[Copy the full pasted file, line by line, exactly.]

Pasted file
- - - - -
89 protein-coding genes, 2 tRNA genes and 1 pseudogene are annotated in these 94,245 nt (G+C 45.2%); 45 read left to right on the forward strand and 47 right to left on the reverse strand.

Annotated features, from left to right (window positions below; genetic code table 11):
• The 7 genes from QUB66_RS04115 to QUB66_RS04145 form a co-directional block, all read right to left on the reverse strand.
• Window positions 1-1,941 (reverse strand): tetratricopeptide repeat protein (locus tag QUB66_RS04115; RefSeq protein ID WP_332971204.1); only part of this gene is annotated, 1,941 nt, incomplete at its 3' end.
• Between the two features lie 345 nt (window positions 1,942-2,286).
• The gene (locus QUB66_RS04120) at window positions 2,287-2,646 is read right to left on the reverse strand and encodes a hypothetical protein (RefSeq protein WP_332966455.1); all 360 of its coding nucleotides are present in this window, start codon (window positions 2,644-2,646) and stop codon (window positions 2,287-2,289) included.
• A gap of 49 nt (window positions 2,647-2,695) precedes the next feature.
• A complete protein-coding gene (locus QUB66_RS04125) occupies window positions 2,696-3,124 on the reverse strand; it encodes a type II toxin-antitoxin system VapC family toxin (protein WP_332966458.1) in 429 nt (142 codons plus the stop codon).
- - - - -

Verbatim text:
89 protein-coding genes, 2 tRNA genes and 1 pseudogene are annotated in these 94,245 nt (G+C 45.2%); 45 read left to right on the forward strand and 47 right to left on the reverse strand.

Annotated features, from left to right (window positions below; genetic code table 11):
• The 7 genes from QUB66_RS04115 to QUB66_RS04145 form a co-directional block, all read right to left on the reverse strand.
• Window positions 1-1,941 (reverse strand): tetratricopeptide repeat protein (locus tag QUB66_RS04115; RefSeq protein ID WP_332971204.1); only part of this gene is annotated, 1,941 nt, incomplete at its 3' end.
• Between the two features lie 345 nt (window positions 1,942-2,286).
• The gene (locus QUB66_RS04120) at window positions 2,287-2,646 is read right to left on the reverse strand and encodes a hypothetical protein (RefSeq protein WP_332966455.1); all 360 of its coding nucleotides are present in this window, start codon (window positions 2,644-2,646) and stop codon (window positions 2,287-2,289) included.
• A gap of 49 nt (window positions 2,647-2,695) precedes the next feature.
• A complete protein-coding gene (locus QUB66_RS04125) occupies window positions 2,696-3,124 on the reverse strand; it encodes a type II toxin-antitoxin system VapC family toxin (protein WP_332966458.1) in 429 nt (142 codons plus the stop codon).